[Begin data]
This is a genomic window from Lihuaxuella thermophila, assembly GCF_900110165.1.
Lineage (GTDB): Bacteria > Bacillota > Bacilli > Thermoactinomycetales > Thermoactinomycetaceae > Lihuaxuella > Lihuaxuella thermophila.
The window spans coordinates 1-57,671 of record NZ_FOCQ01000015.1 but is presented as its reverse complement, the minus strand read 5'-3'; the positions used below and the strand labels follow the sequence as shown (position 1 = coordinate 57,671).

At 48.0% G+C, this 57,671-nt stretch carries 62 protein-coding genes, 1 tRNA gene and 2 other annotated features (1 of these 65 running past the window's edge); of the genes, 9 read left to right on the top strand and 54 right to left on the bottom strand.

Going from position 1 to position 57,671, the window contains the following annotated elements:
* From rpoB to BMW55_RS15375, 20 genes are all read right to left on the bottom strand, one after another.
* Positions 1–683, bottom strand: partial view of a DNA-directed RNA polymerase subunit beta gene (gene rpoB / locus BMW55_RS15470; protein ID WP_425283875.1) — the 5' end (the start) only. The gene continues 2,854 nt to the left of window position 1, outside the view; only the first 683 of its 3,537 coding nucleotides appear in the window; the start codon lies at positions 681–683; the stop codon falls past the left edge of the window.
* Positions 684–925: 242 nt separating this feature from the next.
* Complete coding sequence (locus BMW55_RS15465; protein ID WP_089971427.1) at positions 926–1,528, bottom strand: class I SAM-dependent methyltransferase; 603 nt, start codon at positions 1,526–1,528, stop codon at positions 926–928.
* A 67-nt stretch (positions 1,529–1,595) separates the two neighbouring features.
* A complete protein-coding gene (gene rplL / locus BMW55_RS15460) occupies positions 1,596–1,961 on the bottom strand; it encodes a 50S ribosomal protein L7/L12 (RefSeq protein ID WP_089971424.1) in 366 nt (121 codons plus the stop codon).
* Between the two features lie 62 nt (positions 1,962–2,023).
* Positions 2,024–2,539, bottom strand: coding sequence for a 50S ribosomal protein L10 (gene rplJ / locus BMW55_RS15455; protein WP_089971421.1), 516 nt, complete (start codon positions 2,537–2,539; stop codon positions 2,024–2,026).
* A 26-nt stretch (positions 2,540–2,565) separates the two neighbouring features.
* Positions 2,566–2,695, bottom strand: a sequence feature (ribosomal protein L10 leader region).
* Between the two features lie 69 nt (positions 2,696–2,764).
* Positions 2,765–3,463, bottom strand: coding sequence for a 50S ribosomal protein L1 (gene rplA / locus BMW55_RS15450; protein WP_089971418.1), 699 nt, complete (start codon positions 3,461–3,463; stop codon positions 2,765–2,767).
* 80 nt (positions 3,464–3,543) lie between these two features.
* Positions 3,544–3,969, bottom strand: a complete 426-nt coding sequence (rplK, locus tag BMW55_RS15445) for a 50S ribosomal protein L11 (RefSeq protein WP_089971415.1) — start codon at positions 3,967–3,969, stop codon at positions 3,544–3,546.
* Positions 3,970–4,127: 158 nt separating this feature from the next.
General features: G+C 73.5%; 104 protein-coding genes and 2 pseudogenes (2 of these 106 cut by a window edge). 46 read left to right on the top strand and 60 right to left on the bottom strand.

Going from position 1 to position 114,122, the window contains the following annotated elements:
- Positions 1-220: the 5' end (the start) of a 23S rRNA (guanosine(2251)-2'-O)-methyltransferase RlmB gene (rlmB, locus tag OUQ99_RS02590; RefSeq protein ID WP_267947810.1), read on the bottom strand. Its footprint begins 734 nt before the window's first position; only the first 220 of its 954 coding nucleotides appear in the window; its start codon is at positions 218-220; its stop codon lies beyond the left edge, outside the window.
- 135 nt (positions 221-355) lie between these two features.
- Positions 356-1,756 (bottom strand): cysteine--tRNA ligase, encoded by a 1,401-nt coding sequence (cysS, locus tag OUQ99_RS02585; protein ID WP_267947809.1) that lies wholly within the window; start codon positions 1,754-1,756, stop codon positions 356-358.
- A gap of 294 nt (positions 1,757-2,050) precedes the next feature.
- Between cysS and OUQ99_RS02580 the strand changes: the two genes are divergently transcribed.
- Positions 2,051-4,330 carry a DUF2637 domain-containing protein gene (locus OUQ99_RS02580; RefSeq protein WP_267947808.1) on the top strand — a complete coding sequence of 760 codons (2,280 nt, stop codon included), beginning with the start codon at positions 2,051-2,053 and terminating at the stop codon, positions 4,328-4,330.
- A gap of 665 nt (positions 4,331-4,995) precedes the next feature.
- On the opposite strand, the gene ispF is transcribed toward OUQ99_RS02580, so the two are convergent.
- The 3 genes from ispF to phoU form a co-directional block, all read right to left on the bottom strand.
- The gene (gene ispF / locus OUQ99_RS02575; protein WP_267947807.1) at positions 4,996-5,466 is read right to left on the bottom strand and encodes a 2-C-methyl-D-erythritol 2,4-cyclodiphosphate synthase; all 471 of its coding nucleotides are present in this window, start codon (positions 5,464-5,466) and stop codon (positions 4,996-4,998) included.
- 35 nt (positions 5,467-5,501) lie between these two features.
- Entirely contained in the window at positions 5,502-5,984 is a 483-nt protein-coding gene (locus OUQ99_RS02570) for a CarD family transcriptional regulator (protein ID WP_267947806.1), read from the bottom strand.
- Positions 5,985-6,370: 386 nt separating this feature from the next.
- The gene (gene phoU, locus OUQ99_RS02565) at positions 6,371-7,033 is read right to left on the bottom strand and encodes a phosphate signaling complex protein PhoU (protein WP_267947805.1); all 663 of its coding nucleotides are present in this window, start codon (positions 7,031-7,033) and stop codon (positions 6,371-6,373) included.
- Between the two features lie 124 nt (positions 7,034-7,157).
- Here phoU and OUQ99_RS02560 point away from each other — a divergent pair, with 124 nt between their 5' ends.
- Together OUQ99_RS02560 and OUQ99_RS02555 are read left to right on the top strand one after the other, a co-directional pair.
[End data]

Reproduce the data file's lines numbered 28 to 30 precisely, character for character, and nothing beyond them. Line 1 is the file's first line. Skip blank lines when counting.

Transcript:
- Positions 2,051-4,330 carry a DUF2637 domain-containing protein gene (locus OUQ99_RS02580; RefSeq protein WP_267947808.1) on the top strand — a complete coding sequence of 760 codons (2,280 nt, stop codon included), beginning with the start codon at positions 2,051-2,053 and terminating at the stop codon, positions 4,328-4,330.
- A gap of 665 nt (positions 4,331-4,995) precedes the next feature.
- On the opposite strand, the gene ispF is transcribed toward OUQ99_RS02580, so the two are convergent.